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Apodaca v. Oregon

Supreme Court of the United States

March 1, 1971, Argued ; May 22, 1972, Decided

No. 69-5046


 [*405]   [***188]   [**1630]  MR. JUSTICE WHITE announced the judgment of the Court and an opinion in which THE CHIEF JUSTICE, MR. JUSTICE BLACKMUN, and MR. JUSTICE REHNQUIST joined.

 Robert Apodaca, Henry Morgan Cooper, Jr., and James Arnold Madden were convicted respectively of assault with a deadly weapon, burglary in a dwelling, and  [*406]  grand larceny before separate Oregon juries, all of which returned less-than-unanimous verdicts. The vote in the cases of Apodaca and Madden was 11-1, while the vote in the case of Cooper was 10-2, the minimum requisite vote under Oregon law for sustaining a conviction. 1 After  [***189]  their convictions had been affirmed by the Oregon Court of Appeals, 1 Ore. App. 483, 462 P. 2d 691 (1969), and review had been denied by the Supreme Court of Oregon, all three sought review in this Court upon a claim that conviction of crime by a less-than-unanimous jury violates the right to trial by jury in criminal cases [****5]  specified by the Sixth Amendment and made applicable to the States by the Fourteenth. See Duncan v. Louisiana, 391 U.S. 145 (1968). We granted certiorari to consider this claim, 400 U.S. 901 (1970), which we now find to be without merit.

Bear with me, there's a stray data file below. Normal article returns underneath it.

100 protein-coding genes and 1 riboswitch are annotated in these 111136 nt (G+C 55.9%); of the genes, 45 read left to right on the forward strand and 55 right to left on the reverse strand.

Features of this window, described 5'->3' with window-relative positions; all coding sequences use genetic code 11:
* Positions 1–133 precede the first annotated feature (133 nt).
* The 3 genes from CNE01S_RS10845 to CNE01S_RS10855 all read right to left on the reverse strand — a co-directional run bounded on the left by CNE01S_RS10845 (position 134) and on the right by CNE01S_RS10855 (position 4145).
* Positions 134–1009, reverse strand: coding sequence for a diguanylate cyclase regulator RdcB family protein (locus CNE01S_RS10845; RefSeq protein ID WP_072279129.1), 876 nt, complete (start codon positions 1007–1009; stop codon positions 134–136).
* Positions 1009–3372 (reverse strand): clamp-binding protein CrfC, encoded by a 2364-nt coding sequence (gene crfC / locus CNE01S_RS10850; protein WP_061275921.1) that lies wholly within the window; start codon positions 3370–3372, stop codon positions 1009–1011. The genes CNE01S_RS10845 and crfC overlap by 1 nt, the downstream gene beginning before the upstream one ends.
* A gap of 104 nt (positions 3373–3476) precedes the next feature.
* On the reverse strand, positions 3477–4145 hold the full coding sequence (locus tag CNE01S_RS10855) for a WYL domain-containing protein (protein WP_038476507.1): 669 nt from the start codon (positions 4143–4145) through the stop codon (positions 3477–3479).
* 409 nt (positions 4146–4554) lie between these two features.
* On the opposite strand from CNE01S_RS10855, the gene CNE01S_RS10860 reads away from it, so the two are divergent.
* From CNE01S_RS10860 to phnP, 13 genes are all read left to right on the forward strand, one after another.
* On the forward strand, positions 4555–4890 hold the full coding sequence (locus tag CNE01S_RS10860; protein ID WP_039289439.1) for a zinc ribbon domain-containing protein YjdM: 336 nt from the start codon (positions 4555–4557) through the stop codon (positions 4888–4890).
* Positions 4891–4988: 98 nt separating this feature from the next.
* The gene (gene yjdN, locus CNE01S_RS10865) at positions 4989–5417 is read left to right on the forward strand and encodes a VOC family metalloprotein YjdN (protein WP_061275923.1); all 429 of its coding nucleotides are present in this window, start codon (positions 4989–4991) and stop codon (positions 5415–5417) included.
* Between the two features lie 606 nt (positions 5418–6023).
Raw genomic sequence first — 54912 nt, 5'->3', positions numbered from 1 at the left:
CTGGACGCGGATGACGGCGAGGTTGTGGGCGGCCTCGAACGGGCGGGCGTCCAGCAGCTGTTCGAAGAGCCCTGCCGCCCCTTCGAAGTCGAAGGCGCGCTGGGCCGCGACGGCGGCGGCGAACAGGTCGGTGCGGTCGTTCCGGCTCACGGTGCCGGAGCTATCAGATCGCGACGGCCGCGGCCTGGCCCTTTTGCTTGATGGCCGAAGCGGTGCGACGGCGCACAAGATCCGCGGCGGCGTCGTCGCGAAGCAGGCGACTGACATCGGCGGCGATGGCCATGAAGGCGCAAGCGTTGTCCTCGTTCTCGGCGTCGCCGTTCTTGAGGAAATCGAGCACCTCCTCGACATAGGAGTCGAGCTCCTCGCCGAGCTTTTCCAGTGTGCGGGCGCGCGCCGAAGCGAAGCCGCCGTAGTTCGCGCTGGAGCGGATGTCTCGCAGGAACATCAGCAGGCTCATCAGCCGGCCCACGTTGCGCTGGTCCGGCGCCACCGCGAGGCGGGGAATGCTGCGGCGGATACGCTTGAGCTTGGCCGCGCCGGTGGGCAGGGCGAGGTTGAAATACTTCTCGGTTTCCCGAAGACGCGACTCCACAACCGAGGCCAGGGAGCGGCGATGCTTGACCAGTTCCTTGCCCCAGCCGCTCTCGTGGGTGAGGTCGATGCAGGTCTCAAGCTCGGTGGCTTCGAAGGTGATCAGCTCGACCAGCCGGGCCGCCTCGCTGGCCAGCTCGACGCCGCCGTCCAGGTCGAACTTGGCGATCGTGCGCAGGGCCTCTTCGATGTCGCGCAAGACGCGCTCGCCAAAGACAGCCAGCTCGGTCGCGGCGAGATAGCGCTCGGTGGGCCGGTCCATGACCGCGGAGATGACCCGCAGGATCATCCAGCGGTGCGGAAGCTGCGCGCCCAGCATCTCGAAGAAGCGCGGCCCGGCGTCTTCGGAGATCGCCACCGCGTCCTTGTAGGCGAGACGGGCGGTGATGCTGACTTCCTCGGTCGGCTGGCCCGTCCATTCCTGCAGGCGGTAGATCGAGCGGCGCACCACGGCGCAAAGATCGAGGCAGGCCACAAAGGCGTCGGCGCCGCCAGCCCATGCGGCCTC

] In Williams v. Florida, 399 U.S. 78 (1970),  [****6]  we had occasion to consider a related issue: whether the Sixth Amendment's right to trial by jury requires that all juries consist of 12 men. After considering the history of the 12-man requirement and the functions it performs in contemporary society, we concluded that it was not of constitutional stature. We reach the same conclusion today with regard to the requirement of unanimity.

 [*407]   [**1631]  I

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406 U.S. 404 *; 92 S. Ct. 1628 **; 32 L. Ed. 2d 184 ***; 1972 U.S. LEXIS 56 ****


Subsequent History:  [****1]  Reargued January 10, 1972.


Disposition:  1 Ore. App. 483, 462 P. 2d 691, affirmed.


unanimity, requisites, juries, convictions

Criminal Law & Procedure, Defendant's Rights, Right to Jury Trial, General Overview, Civil Procedure, Trials, Jury Trials, Right to Jury Trial, Constitutional Law, Fundamental Rights, Criminal Process, Juries & Jurors, Size of Jury, Bill of Rights, Verdicts, Unanimity, Challenges to Jury Venire, Fair Cross Section Challenges